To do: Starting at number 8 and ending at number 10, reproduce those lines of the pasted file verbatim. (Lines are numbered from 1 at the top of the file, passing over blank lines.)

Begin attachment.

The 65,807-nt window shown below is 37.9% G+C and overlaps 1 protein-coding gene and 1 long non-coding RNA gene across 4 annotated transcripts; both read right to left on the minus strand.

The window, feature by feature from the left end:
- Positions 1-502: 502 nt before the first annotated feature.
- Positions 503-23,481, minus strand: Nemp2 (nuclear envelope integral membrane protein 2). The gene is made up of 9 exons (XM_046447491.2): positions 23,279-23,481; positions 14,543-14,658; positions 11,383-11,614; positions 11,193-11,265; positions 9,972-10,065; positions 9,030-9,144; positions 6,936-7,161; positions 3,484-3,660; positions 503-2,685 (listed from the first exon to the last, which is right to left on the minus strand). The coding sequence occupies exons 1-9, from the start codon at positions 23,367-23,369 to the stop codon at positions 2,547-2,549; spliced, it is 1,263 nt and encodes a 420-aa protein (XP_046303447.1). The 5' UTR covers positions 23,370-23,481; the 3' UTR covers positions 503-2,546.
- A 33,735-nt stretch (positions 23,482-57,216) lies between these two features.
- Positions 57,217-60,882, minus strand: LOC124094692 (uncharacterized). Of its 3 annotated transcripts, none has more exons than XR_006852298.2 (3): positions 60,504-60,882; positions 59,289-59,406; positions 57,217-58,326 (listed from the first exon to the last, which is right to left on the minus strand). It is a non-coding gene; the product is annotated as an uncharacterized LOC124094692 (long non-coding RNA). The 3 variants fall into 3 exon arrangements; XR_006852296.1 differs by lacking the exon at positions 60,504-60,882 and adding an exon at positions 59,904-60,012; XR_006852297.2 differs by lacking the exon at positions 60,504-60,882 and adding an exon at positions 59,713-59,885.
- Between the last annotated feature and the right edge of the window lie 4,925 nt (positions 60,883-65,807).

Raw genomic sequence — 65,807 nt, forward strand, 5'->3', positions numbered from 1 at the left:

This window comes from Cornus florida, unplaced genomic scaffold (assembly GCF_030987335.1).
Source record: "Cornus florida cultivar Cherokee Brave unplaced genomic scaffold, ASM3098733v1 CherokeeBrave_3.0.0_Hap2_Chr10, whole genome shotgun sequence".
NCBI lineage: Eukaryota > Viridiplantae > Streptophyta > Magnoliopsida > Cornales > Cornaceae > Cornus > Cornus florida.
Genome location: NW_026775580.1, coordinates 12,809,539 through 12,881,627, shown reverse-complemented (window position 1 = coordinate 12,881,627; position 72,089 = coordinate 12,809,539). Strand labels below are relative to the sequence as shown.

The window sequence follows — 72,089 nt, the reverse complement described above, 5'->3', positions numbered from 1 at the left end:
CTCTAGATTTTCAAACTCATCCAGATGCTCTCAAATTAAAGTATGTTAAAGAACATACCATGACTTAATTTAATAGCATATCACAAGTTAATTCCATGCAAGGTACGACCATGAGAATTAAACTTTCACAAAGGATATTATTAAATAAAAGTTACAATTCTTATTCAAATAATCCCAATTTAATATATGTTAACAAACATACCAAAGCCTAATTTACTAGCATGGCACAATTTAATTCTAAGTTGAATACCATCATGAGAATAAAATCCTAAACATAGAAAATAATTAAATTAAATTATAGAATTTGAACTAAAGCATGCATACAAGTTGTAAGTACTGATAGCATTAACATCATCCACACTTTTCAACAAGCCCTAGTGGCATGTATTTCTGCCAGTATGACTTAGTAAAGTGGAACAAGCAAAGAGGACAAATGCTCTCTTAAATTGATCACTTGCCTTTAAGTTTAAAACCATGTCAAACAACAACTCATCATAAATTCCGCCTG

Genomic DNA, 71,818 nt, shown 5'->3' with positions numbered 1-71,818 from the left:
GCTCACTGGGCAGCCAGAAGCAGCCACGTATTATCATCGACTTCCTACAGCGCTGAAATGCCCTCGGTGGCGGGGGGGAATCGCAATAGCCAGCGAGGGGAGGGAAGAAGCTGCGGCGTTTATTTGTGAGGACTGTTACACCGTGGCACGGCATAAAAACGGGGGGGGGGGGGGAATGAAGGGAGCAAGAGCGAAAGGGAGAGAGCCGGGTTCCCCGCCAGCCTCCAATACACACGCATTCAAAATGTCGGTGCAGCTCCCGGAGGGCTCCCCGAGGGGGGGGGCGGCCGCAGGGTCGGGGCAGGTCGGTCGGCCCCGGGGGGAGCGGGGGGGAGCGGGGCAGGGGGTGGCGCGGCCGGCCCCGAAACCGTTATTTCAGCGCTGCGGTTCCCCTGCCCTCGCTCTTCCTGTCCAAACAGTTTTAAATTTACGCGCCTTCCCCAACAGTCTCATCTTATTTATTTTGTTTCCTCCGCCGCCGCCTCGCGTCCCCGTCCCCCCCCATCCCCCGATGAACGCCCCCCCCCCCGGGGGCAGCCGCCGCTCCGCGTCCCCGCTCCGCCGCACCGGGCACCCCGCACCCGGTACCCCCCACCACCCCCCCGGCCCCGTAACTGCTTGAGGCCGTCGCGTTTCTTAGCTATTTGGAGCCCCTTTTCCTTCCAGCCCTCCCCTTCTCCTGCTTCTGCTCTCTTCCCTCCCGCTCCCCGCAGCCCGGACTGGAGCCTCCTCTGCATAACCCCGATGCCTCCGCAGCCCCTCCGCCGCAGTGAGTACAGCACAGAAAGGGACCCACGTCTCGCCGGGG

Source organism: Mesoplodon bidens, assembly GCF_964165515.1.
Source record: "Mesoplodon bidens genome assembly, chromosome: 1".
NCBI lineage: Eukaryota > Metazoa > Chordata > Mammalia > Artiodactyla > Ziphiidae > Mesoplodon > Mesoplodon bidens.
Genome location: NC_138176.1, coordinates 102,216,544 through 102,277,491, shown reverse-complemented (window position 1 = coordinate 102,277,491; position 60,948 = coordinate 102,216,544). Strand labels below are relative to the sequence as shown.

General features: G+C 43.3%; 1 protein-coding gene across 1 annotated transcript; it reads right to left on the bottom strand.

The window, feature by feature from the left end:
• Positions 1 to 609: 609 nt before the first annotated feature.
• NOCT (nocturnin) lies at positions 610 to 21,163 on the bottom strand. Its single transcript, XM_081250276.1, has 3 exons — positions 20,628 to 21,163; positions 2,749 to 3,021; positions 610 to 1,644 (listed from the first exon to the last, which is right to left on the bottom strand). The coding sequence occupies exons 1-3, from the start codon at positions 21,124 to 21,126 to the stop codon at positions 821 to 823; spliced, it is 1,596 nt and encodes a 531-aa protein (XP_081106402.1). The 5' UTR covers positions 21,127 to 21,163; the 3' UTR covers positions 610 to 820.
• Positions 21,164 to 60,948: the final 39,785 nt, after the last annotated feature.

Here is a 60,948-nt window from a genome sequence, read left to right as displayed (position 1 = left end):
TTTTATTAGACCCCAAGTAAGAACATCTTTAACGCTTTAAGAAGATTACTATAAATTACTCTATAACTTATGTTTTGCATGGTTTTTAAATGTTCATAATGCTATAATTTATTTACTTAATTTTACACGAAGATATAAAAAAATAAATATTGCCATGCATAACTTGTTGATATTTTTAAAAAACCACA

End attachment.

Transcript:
Raw genomic sequence — 65,807 nt, forward strand, 5'->3', positions numbered from 1 at the left:

This window comes from Cornus florida, unplaced genomic scaffold (assembly GCF_030987335.1).
Source record: "Cornus florida cultivar Cherokee Brave unplaced genomic scaffold, ASM3098733v1 CherokeeBrave_3.0.0_Hap2_Chr10, whole genome shotgun sequence".